Gay Sex and Marriage, the Reciprocal Disadvantage Problem, and the Crisis in Liberal Constitutional Theory
Louis Michael Seidman
Georgetown University Law Center
Harvard Journal of Law and Public Policy, Forthcoming
Georgetown Law and Economics Research Paper No. 996599
Georgetown Public Law Research Paper No. 996599
There is nothing unusual about constitutional controversy, but some disagreements, typified by the argument over constitutional protection for gay sex and marriage, go beyond ordinary differences of opinion. Some opponents of constitutional protection for gay rights think that their adversaries are not just wrong, but have exceeded the bounds of respectable constitutional argument. They want to turn the defense of gay constitutional rights into a position that dare not speak its name.
In this brief essay, I do not take a strong stand on whether the constitutional case for gay rights has been made out. Instead, I attempt to explain why these opponents are wrong to think that the case for gay rights is outside the range of reasonable constitutional argument and to speculate about why they nonetheless hold this view. While it is true that constitutional protection for gay rights depends upon contestable moral judgments, the failure to protect these rights also rests on such judgments. The argument that courts should not take a side in the "culture war" is therefore a wash. Conservatives are nonetheless eager to discredit the argument for gay rights because the failure to do so would challenge core assumptions of standard constitutional theory.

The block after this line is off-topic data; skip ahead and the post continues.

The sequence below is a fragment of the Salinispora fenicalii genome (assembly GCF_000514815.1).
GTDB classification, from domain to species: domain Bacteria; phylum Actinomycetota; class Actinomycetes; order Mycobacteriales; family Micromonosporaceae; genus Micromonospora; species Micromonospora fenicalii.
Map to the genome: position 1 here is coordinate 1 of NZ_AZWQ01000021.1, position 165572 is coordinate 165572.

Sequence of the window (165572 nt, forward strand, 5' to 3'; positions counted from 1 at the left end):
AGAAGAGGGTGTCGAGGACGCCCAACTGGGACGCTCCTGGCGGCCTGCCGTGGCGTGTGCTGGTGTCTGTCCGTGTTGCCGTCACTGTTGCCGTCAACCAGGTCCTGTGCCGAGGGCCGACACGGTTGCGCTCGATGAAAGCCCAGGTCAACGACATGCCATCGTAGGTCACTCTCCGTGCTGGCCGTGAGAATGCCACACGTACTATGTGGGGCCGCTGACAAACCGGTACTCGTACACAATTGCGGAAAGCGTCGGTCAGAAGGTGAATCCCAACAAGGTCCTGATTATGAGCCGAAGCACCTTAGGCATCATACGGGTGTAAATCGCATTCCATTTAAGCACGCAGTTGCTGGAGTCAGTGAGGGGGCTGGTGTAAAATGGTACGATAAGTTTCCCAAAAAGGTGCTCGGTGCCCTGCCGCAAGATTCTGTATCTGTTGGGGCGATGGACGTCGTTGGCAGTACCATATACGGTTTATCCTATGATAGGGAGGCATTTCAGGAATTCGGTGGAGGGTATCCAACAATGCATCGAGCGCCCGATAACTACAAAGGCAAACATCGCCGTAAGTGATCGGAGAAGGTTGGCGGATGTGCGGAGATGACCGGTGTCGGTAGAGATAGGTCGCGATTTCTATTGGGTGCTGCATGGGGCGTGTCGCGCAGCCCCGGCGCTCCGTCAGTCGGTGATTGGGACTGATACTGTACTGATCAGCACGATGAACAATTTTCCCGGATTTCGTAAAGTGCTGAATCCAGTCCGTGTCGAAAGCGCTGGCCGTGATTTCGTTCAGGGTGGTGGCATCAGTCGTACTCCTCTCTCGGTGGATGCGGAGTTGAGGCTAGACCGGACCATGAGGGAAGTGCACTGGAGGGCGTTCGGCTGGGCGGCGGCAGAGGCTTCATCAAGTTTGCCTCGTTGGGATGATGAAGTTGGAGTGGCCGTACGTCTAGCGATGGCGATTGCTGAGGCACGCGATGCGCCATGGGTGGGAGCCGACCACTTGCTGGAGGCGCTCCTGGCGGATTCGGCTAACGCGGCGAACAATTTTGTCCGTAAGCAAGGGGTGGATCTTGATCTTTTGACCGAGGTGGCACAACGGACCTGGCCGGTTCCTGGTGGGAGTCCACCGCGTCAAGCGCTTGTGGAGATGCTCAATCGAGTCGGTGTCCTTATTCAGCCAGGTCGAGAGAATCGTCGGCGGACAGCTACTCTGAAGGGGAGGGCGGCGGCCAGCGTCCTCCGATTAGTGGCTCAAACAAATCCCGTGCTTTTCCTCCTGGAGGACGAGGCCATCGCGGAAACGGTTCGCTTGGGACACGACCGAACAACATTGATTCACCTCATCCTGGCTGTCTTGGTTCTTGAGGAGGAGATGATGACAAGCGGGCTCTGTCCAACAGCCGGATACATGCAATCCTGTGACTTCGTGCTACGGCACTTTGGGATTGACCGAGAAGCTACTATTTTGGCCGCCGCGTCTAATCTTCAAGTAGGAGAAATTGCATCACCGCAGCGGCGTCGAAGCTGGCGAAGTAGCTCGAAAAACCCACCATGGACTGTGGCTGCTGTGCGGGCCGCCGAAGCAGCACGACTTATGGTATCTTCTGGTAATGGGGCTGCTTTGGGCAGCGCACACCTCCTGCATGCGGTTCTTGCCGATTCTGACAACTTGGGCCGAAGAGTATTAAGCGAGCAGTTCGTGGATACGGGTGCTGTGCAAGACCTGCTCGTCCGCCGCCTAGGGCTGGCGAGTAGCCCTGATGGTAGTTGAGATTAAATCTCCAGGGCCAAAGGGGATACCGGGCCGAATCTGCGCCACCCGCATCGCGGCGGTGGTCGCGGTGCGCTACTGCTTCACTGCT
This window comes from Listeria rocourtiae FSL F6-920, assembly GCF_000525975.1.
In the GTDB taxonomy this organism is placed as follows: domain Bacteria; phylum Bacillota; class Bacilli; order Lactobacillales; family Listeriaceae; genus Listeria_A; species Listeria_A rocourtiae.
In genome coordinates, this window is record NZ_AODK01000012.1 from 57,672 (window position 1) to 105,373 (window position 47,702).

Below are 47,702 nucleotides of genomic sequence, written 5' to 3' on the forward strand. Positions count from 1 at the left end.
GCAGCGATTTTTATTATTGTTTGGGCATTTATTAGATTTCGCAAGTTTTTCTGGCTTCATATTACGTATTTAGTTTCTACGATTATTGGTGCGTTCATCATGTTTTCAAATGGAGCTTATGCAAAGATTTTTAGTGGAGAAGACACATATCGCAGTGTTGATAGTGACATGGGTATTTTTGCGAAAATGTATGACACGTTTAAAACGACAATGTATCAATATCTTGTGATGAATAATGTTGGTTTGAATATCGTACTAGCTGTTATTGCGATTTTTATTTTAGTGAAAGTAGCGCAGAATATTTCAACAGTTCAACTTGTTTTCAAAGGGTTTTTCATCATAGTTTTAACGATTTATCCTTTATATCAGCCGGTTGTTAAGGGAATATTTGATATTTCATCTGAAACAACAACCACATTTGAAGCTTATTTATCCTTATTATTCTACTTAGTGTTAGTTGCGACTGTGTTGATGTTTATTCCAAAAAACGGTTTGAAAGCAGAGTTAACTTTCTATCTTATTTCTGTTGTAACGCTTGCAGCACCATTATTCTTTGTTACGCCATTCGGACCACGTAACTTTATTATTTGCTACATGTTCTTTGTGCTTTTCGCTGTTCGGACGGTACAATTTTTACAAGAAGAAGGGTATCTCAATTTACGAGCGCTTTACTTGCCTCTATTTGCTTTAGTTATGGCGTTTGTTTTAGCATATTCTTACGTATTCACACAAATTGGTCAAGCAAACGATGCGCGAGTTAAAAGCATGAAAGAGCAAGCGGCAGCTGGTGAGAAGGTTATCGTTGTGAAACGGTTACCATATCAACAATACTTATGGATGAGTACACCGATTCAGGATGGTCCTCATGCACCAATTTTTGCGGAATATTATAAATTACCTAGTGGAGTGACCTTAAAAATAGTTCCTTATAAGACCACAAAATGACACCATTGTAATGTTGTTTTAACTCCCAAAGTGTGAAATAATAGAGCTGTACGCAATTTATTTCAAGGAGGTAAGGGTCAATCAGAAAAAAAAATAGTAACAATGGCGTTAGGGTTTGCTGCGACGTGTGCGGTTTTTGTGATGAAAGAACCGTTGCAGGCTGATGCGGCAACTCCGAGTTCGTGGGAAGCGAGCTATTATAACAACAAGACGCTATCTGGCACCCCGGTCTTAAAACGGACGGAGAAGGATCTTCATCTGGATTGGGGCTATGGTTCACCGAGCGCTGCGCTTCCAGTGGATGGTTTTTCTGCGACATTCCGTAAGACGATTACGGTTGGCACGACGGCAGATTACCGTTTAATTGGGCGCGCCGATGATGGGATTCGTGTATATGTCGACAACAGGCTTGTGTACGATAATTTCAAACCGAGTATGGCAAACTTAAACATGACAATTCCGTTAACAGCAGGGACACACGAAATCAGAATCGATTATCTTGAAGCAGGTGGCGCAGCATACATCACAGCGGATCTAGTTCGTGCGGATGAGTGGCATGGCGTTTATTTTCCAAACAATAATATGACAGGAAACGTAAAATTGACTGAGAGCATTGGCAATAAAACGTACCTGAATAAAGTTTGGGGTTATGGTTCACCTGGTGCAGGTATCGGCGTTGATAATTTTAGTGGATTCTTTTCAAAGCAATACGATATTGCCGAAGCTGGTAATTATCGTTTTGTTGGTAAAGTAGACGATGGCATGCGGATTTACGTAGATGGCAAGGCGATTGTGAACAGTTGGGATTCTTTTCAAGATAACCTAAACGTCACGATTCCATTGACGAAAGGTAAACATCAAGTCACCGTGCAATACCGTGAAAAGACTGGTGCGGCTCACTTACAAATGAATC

Number of Pages in PDF File: 21
Keywords: marriage, gay rights, liberal constitutionalism, Scalia, morality, sex, equal protectionAccepted Paper Series
Date posted: July 1, 2007
© 2013 Social Science Electronic Publishing, Inc. All Rights Reserved.
This page was processed by apollo3 in 0.547 seconds